Self Judgments Leave Me Hungry

December 19th, 2017 by Kelly Kienzle

Most of us can agree with the following statement:
“I am my harshest critic.”

We know this about ourselves and we know how much grief and suffering it brings us.  When we step back from a situation where we believe we were insufficient, we notice that we are judging ourselves far harsher than we would judge others.

But do we always notice how much inner damage that self-judgment is creating?

The Price of Harsh Self-Judgment
I realized the other day (during a coaching session with my coach, what a treat!) that harsh self-judgment did more than just make me feel generally crappy.  It also made me hungry, and not in a good way.  Here’s how it breaks down for me:

  • When I feel I have performed insufficiently in some way, I judge myself harshly for it.
  • I tell myself that this judgment is healthy because it is just me being honest about my performance.
  • Yet I am now in a deficit mindset about my abilities.
  • So I need assurance that I am still a generally good coach/friend/mom/fill-in-the-blank to bring me out of this deficit.
  • But I cannot access this assurance from myself because I have just cut myself down.

Leaning on Others
So I need to get that assurance from other people.  I have created an unfulfilled hunger for input and reassurance.  And so my supposedly healthy self-reflection on my performance has left me worse off and hungrier than before.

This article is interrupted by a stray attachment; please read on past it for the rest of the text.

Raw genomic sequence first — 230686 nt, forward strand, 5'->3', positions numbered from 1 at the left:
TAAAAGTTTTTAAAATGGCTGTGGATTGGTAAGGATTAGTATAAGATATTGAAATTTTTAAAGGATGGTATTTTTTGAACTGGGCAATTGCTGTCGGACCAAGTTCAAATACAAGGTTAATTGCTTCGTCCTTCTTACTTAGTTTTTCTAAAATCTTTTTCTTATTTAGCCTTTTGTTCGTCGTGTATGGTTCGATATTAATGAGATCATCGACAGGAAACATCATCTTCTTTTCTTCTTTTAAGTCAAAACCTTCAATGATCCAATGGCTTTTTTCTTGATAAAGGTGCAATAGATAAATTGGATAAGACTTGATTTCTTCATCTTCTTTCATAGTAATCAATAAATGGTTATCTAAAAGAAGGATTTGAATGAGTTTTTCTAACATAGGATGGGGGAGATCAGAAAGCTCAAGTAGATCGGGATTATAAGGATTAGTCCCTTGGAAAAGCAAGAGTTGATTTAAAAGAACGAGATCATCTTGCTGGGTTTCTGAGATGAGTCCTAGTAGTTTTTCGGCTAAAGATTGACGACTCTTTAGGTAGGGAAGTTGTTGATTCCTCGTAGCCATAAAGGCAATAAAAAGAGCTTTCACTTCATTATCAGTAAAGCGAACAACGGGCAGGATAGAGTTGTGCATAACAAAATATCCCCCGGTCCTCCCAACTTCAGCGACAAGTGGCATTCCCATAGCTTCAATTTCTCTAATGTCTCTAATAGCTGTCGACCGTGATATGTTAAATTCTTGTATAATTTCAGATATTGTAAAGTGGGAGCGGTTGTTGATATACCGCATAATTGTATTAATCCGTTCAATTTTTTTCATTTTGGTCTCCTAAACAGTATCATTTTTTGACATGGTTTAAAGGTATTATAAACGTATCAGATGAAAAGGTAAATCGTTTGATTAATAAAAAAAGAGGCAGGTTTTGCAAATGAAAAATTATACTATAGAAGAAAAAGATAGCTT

Though I certainly love to receive input from others, it is a pretty risk bet to wait on others to provide that reassurance of our skills.  How much better would it be if we could carry our confidence with us, unmarred by harsh self-judgment?

Becoming Self-Reliant
For me, I would no longer be hungry for reassurance for others.  I would be lean and self-reliant.

And we can carry that confidence if we don’t allow those harsh self-judgments to invade and deplete our confidence to begin with.  I can be that leaner and more self-reliant animal if I don’t create the need for reassurance in the first place.

Self-judgment is taxing me twice: making me feel bad about my abilities and leaving me hungry for (and reliant on) assurance from others.

So, when your next self-judgment shows up, notice whether it is helpful.  Then consider how much self-confidence it will syphon from you. What do you gain by being your harshest critic?  What do you lose?  Most importantly, how would your life be different if instead you were your biggest fan?

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